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As part of the government’s ambitious Open Data programme, the Cabinet Office announced last year that data from the National Pupil Database (NPD) will be made freely available and accessible to all. The NPD, previously only available to researchers on an academic licence, contains a record for every single state school pupil in the country, covering educational attainment from reception to sixth form, as well as characteristics such as attendance, ethnic background and free school meal eligibility. According to the Cabinet Office, the data will be ‘anonymised’: names and other information that directly identifies individuals will be removed from the version of the NPD that is open to the public. But this in itself is not a safeguard of pupils’ privacy rights.

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Sam Smith's picture

We welcome the Informational Commissioner's intention to produce guidance for data controllers around the production of Open Data. Rigorous guidance is sorely needed in this area, with even large Government departments getting it dangerously wrong. Some data can be released safely in some circumstances; depending on the type and there has been sufficient consideration of the nuance of the situation. Adequate anonymisation is exceptionally difficult, and reidentification is possibly using subtle clues.  Accurate advice is vital.

However, the draft ICO guidance published for consultation is fundamentally problematic. It includes some superficial detail on anonymising spatial data, while ignoring almost every other type that needs consideration. Such flaws (and there were several) will lead to misguided confidence, the release of inadequately protected data, and all of the real problems that can cause. 

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Carly Nyst's picture

Privacy International has urged the Australian Parliament to ensure that rigorous legal and judicial safeguards are at the heart of future reforms to national security legislation. In a submission to the Joint Parliamentary Committee on Intelligence and Security, Privacy International gave its full support to the objections raised by the Australian Privacy Foundation in its submission to the Inquiry into Potential Reforms of National Security. The Inquiry is considering a discussion paper published by the Australian Attorney-General's Department which envisages a number of draconian reforms to Australian national security and communication policies, including increased powers to monitor and intercept communications.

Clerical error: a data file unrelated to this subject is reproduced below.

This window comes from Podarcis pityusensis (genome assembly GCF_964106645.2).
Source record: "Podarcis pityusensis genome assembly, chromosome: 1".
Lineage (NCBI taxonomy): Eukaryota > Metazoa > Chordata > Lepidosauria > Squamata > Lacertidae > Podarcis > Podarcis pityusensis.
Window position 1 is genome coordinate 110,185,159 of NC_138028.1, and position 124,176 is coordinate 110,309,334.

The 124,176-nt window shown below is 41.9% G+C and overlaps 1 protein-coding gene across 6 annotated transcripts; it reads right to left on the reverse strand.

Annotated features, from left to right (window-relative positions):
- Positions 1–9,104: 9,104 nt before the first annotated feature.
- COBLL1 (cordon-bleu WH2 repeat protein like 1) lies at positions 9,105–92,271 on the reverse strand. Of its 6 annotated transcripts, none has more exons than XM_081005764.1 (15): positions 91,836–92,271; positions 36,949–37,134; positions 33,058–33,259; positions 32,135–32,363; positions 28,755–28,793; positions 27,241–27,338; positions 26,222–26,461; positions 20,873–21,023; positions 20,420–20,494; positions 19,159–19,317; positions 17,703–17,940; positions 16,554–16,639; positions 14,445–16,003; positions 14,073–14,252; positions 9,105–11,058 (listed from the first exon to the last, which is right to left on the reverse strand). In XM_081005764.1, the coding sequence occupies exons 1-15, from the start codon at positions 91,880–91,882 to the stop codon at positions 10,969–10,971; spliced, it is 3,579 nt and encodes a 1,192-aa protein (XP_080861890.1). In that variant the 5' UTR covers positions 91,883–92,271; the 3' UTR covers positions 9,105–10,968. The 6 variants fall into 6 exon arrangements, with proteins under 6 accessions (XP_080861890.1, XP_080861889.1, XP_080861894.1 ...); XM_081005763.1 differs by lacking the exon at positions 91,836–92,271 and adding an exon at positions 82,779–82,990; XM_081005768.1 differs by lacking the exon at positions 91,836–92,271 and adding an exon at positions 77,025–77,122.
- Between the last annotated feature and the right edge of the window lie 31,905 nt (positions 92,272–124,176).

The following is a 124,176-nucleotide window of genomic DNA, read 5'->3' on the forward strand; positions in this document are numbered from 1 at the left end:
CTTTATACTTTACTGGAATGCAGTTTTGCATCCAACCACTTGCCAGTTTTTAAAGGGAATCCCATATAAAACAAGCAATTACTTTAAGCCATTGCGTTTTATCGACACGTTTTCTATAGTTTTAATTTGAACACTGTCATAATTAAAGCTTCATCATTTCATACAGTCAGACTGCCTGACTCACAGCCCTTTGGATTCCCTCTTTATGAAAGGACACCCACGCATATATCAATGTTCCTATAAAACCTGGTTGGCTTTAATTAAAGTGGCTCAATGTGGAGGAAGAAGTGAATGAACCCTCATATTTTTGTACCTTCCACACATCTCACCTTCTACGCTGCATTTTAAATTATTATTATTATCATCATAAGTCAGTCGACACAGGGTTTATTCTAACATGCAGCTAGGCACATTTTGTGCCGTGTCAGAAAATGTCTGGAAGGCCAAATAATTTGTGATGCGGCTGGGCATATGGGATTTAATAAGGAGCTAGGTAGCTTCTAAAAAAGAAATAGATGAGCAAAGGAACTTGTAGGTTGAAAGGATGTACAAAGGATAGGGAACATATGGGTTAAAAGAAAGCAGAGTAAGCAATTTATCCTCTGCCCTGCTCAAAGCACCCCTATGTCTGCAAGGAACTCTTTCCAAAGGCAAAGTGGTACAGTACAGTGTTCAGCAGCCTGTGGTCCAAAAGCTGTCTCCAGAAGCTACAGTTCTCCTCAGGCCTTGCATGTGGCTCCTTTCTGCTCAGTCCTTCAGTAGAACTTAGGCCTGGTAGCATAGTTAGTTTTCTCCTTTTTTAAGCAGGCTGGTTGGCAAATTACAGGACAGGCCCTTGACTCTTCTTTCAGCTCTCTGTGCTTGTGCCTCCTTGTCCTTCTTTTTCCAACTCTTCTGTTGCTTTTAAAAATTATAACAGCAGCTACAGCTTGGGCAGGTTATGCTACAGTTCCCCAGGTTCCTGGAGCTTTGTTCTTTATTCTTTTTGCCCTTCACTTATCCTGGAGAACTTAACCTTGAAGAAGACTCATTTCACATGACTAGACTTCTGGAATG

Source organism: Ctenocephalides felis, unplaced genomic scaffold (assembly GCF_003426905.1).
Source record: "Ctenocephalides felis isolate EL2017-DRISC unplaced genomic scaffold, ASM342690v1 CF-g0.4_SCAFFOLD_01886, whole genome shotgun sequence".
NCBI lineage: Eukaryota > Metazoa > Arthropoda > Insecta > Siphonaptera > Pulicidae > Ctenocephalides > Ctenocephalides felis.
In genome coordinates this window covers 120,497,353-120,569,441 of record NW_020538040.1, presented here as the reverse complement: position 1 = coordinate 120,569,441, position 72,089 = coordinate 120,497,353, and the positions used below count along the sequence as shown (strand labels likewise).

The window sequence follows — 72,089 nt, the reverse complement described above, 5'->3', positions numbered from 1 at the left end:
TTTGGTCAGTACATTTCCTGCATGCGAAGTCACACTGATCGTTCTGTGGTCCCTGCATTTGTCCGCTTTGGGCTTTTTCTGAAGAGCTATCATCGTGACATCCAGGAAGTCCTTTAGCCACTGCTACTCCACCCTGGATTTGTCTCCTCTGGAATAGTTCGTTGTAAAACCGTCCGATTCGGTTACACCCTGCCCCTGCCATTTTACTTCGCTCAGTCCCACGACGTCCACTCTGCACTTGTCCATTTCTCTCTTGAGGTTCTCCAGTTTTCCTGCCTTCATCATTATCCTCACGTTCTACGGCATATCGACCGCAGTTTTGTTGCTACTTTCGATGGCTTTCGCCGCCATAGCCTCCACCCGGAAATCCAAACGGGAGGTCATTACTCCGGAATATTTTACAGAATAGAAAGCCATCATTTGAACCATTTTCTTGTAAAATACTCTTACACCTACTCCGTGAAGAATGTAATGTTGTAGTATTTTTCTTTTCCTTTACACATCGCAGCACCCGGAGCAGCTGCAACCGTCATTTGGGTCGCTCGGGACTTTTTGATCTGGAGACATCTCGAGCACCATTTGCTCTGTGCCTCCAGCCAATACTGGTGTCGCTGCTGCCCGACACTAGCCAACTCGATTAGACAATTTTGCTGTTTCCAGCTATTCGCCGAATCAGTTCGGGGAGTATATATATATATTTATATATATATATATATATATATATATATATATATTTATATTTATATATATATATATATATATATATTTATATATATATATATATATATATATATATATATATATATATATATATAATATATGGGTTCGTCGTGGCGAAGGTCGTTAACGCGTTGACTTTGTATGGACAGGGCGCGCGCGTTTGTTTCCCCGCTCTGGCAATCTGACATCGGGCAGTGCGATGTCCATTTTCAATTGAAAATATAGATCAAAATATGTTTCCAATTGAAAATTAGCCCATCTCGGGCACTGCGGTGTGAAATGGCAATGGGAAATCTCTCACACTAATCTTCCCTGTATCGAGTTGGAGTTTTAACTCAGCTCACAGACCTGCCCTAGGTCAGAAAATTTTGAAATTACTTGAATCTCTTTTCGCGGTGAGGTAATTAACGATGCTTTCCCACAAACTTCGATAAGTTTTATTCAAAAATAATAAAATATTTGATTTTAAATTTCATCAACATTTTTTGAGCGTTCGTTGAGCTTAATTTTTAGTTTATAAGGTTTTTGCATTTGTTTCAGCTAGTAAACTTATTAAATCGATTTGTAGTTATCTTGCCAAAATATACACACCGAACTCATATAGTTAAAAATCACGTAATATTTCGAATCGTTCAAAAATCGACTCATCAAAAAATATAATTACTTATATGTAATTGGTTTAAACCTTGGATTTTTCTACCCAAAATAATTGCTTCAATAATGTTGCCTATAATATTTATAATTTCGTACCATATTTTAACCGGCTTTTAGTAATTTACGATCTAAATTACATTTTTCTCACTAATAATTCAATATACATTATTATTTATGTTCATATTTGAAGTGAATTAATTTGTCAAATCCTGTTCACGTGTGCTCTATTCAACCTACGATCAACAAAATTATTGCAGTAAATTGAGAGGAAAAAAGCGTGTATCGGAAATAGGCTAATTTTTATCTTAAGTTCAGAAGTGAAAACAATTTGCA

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Sam Smith's picture

Privacy Internationally has submitted two documents to the UK Parliament's Joint Committee reviewing the draft Communications Data Bill. The first submission is an implementation briefing based on our work for the Big Brother Incorporated project, establishing the capabilities and defects of existing surveillance technologies. The second submission focuses on the the majority of the Joint Committee's 21 questions about the social and ethical implications of increased communications data surveillance capabilities. Our two submissions:

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Sam Smith's picture

The Home Office constantly insists that trafffic data is not about the content of the pages you look at, but about the sites you visit.

This would have made some sense in 1999 when RIPA was first being debated, but technology has moved on and new open data sources are now available. This allows for vastly more invasive tracking in 2012 than was envisaged in 2000. We’ve done a little bit of work on how…

The English Wikipedia contains 4 million articles, which contain 18 million links out to other websites.